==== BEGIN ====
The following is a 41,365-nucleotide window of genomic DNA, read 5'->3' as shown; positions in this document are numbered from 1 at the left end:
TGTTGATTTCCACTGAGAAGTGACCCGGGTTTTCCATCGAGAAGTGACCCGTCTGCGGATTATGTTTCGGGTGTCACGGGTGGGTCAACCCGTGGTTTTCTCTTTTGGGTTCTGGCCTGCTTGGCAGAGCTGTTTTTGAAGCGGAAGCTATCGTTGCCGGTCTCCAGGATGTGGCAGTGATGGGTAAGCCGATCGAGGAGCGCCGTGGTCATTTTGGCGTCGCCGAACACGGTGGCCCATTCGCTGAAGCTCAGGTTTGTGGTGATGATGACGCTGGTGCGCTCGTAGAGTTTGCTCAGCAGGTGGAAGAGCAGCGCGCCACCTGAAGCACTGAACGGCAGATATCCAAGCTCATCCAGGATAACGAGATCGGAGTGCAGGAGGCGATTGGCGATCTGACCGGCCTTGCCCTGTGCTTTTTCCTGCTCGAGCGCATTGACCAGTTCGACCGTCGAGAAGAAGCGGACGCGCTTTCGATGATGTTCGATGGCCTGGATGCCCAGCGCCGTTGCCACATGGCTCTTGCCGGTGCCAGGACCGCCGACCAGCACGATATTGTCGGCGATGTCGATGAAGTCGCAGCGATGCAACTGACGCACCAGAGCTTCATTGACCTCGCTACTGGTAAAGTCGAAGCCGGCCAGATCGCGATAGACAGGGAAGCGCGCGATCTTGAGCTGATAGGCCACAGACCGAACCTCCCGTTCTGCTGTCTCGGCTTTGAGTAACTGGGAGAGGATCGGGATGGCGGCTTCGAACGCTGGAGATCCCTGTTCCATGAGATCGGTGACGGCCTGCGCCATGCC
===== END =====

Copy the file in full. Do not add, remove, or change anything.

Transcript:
The following is a 41,365-nucleotide window of genomic DNA, read 5'->3' as shown; positions in this document are numbered from 1 at the left end:
TGTTGATTTCCACTGAGAAGTGACCCGGGTTTTCCATCGAGAAGTGACCCGTCTGCGGATTATGTTTCGGGTGTCACGGGTGGGTCAACCCGTGGTTTTCTCTTTTGGGTTCTGGCCTGCTTGGCAGAGCTGTTTTTGAAGCGGAAGCTATCGTTGCCGGTCTCCAGGATGTGGCAGTGATGGGTAAGCCGATCGAGGAGCGCCGTGGTCATTTTGGCGTCGCCGAACACGGTGGCCCATTCGCTGAAGCTCAGGTTTGTGGTGATGATGACGCTGGTGCGCTCGTAGAGTTTGCTCAGCAGGTGGAAGAGCAGCGCGCCACCTGAAGCACTGAACGGCAGATATCCAAGCTCATCCAGGATAACGAGATCGGAGTGCAGGAGGCGATTGGCGATCTGACCGGCCTTGCCCTGTGCTTTTTCCTGCTCGAGCGCATTGACCAGTTCGACCGTCGAGAAGAAGCGGACGCGCTTTCGATGATGTTCGATGGCCTGGATGCCCAGCGCCGTTGCCACATGGCTCTTGCCGGTGCCAGGACCGCCGACCAGCACGATATTGTCGGCGATGTCGATGAAGTCGCAGCGATGCAACTGACGCACCAGAGCTTCATTGACCTCGCTACTGGTAAAGTCGAAGCCGGCCAGATCGCGATAGACAGGGAAGCGCGCGATCTTGAGCTGATAGGCCACAGACCGAACCTCCCGTTCTGCTGTCTCGGCTTTGAGTAACTGGGAGAGGATCGGGATGGCGGCTTCGAACGCTGGAGATCCCTGTTCCATGAGATCGGTGACGGCCTGCGCCATGCC